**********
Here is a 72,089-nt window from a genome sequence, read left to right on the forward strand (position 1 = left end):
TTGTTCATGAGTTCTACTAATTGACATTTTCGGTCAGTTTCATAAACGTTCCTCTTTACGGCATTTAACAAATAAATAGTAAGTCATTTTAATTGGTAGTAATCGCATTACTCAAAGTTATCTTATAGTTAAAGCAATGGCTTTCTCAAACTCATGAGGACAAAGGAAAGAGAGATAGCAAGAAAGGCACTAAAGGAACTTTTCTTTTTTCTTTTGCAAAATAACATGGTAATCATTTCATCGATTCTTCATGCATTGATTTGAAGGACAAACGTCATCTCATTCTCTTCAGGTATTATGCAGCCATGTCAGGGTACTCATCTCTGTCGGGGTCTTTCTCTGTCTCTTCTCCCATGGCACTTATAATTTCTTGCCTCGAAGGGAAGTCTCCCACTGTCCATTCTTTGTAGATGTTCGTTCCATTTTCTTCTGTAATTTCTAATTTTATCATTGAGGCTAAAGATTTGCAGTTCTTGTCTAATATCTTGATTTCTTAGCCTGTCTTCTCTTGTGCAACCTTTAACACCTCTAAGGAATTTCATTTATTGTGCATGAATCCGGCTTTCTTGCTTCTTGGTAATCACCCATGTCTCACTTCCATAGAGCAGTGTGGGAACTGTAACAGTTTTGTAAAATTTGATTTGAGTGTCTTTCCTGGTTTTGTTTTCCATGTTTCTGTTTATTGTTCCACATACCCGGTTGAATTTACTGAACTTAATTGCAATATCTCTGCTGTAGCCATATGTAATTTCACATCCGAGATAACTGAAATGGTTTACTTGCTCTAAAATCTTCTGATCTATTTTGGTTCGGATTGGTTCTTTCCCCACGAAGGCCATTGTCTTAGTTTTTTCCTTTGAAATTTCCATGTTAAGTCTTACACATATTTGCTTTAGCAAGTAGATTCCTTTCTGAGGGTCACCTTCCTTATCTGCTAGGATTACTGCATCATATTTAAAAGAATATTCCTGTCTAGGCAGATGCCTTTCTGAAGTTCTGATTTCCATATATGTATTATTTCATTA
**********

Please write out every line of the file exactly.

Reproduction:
Here is a 72,089-nt window from a genome sequence, read left to right on the forward strand (position 1 = left end):
TTGTTCATGAGTTCTACTAATTGACATTTTCGGTCAGTTTCATAAACGTTCCTCTTTACGGCATTTAACAAATAAATAGTAAGTCATTTTAATTGGTAGTAATCGCATTACTCAAAGTTATCTTATAGTTAAAGCAATGGCTTTCTCAAACTCATGAGGACAAAGGAAAGAGAGATAGCAAGAAAGGCACTAAAGGAACTTTTCTTTTTTCTTTTGCAAAATAACATGGTAATCATTTCATCGATTCTTCATGCATTGATTTGAAGGACAAACGTCATCTCATTCTCTTCAGGTATTATGCAGCCATGTCAGGGTACTCATCTCTGTCGGGGTCTTTCTCTGTCTCTTCTCCCATGGCACTTATAATTTCTTGCCTCGAAGGGAAGTCTCCCACTGTCCATTCTTTGTAGATGTTCGTTCCATTTTCTTCTGTAATTTCTAATTTTATCATTGAGGCTAAAGATTTGCAGTTCTTGTCTAATATCTTGATTTCTTAGCCTGTCTTCTCTTGTGCAACCTTTAACACCTCTAAGGAATTTCATTTATTGTGCATGAATCCGGCTTTCTTGCTTCTTGGTAATCACCCATGTCTCACTTCCATAGAGCAGTGTGGGAACTGTAACAGTTTTGTAAAATTTGATTTGAGTGTCTTTCCTGGTTTTGTTTTCCATGTTTCTGTTTATTGTTCCACATACCCGGTTGAATTTACTGAACTTAATTGCAATATCTCTGCTGTAGCCATATGTAATTTCACATCCGAGATAACTGAAATGGTTTACTTGCTCTAAAATCTTCTGATCTATTTTGGTTCGGATTGGTTCTTTCCCCACGAAGGCCATTGTCTTAGTTTTTTCCTTTGAAATTTCCATGTTAAGTCTTACACATATTTGCTTTAGCAAGTAGATTCCTTTCTGAGGGTCACCTTCCTTATCTGCTAGGATTACTGCATCATATTTAAAAGAATATTCCTGTCTAGGCAGATGCCTTTCTGAAGTTCTGATTTCCATATATGTATTATTTCATTA